Expectations could not be lower for the upcoming summit between Presidents Bush and Kim. At this point, President Kim is just trying to avoid the kind of embarrassment he suffered during the first summit last March. At the time, I thought the two leaders would just smile and exchange pleasantries while Bush assembled his foreign policy team, but instead, as the Council on Foreign Relations’ Korea Task Force leaders recently put it, Bush decided to stab Kim Dae-jung in the back. Will Bush stick to the script being prepared by the State Department? Given that the White House ignored the State Department’s advice in preparing the State of the Union address, anything is possible, especially if Bush speaks off the cuff. Bush faces the delicate task of remaining faithful to his administration’s hardline policy while at the same time at least pretending to show support for his South Korean ally.

        The Sunshine Policy has become increasingly unpopular in Seoul as a result of the North’s failure to respond to the Kim Administration’s overtures and perceived largesse. Yet, does anyone want to return to the days of 1993 when tensions with North Korea came close to reaching the boiling point? The Bush Administration is now presenting an alternative that no Korean should want. Sunshine may not be working, but the Bush alternative is downright dangerous. It is time to find an approach that all Koreans can support. The government should use Washington’s shift to the hard right as an opportunity to forge a new consensus with the South Korean people on dealing with North Korea, one that is less top-down and more transparent. If Washington has decided to be part of the problem rather than part of the solution, then it is up to Koreans to find a solution on their own.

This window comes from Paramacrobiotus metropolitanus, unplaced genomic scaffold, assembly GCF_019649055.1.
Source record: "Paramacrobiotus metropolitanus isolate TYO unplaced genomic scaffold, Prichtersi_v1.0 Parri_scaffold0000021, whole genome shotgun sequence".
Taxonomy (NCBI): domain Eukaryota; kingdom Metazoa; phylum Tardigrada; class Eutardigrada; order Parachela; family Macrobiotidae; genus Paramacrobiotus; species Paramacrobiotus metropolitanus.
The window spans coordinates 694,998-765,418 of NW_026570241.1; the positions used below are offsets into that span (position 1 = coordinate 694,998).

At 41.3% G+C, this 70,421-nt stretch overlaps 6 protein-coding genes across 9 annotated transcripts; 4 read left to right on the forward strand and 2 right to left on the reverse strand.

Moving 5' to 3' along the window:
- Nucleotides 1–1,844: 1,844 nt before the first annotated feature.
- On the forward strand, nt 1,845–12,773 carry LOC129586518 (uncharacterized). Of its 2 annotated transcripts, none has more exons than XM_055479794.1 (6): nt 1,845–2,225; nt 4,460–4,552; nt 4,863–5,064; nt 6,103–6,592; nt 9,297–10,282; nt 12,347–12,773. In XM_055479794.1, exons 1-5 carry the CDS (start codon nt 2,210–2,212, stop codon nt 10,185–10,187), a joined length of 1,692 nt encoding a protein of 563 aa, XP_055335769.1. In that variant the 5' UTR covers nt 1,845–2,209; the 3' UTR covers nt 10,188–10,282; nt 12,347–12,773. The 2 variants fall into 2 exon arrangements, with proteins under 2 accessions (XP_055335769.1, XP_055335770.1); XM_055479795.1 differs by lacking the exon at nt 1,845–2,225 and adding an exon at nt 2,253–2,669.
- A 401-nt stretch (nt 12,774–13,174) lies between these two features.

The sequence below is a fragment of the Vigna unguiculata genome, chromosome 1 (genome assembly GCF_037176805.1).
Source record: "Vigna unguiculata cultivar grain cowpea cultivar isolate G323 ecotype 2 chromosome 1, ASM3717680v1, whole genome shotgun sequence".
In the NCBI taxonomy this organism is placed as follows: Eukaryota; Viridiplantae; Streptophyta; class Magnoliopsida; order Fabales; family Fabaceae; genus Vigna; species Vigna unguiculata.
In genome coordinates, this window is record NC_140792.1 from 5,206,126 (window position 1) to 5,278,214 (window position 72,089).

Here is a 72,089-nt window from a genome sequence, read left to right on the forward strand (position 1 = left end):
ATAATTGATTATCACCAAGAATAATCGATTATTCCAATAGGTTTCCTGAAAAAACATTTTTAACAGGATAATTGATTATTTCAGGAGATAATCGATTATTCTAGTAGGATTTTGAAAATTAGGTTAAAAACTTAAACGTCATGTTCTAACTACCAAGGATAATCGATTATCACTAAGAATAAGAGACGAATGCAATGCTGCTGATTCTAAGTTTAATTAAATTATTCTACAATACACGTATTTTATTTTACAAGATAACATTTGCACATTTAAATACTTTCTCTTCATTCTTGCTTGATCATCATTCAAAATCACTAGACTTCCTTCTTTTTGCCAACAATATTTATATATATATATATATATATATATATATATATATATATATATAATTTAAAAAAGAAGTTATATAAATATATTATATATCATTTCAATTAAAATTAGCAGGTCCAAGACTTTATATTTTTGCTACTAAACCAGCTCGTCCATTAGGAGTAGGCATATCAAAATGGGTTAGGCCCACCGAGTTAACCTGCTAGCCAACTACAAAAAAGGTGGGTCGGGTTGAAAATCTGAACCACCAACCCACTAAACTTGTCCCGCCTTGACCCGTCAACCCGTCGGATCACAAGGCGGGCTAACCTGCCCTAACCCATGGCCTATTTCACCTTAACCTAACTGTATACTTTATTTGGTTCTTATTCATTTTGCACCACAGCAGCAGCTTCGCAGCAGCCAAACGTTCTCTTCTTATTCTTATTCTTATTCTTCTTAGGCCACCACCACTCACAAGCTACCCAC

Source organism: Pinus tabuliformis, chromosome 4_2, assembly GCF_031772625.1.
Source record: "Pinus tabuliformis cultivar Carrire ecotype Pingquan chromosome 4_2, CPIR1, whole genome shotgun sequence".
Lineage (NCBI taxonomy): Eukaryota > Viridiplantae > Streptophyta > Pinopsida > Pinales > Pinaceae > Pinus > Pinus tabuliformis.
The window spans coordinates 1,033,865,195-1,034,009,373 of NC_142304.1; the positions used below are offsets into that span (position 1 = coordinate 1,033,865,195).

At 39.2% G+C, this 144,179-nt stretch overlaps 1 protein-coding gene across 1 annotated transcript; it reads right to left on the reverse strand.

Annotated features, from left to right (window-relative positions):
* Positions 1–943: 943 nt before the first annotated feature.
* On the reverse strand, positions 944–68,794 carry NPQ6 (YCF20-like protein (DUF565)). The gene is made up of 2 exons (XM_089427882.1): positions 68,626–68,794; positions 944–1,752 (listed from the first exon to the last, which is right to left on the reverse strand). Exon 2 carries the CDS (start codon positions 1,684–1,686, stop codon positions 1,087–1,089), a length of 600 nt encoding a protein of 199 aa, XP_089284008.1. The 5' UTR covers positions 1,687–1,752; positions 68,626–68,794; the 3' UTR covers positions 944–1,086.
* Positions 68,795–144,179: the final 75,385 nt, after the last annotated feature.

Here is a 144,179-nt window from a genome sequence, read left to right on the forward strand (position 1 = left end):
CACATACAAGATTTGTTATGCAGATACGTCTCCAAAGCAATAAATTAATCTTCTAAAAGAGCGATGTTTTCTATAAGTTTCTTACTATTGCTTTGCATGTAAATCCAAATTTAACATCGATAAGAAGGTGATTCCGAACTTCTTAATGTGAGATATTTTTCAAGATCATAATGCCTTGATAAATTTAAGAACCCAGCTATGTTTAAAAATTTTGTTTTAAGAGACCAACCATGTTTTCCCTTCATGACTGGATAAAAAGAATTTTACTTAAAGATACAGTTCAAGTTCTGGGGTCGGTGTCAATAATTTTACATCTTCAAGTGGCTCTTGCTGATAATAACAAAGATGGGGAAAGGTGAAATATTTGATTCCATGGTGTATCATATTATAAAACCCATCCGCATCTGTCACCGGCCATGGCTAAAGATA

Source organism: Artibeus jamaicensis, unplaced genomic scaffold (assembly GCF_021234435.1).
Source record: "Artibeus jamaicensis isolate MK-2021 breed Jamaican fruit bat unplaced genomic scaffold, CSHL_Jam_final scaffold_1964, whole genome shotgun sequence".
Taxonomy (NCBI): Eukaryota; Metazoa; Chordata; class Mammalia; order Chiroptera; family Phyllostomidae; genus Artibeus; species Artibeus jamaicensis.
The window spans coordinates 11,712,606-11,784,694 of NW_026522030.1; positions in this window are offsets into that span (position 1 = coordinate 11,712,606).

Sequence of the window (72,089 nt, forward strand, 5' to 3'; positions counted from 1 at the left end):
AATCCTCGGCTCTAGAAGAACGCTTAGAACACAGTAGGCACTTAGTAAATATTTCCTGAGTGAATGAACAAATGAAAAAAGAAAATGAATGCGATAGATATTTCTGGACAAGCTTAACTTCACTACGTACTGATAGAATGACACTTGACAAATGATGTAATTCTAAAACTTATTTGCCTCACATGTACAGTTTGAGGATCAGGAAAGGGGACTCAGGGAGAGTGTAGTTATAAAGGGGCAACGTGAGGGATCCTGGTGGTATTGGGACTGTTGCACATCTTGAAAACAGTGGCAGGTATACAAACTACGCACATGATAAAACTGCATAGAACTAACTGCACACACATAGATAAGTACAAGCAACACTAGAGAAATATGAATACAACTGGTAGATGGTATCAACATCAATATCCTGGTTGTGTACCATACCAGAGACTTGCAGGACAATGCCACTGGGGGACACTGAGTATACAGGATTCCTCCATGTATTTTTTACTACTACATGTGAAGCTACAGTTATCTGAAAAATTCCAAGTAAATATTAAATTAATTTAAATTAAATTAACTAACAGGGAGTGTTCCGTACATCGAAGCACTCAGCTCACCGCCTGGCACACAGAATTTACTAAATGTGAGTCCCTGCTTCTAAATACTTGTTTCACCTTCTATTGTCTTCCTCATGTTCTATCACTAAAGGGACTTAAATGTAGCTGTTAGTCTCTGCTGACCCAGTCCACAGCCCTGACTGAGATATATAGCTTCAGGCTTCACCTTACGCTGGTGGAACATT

Ultimately, peace and reconciliation will depend on North Korea. The North has already seen its window of opportunity with the Clinton Administration slam shut on it its fingers, proving once again that the North can be its own worst enemy. Rather than giving Washington a lesson in name-calling and brinkmanship, the North should seize the opportunity to accept the hand of friendship being offered by the South, as it did in 1991 and 2000. The United States had little to do with either breakthrough. Ultimately, Seoul and Pyongyang will determine the fate of the Korean Peninsula.

        III. Nautilus Invites Your Responses

        The Northeast Asia Peace and Security Network invites your responses to this essay. Please send responses to: napsnet-reply@nautilus.org . Responses will be considered for redistribution to the network only if they include the author’s name, affiliation, and explicit consent.

        Produced by The Nautilus Institute for Security and Sustainable Development
        Northeast Asia Peace and Security Project ( napsnet-reply@nautilus.org )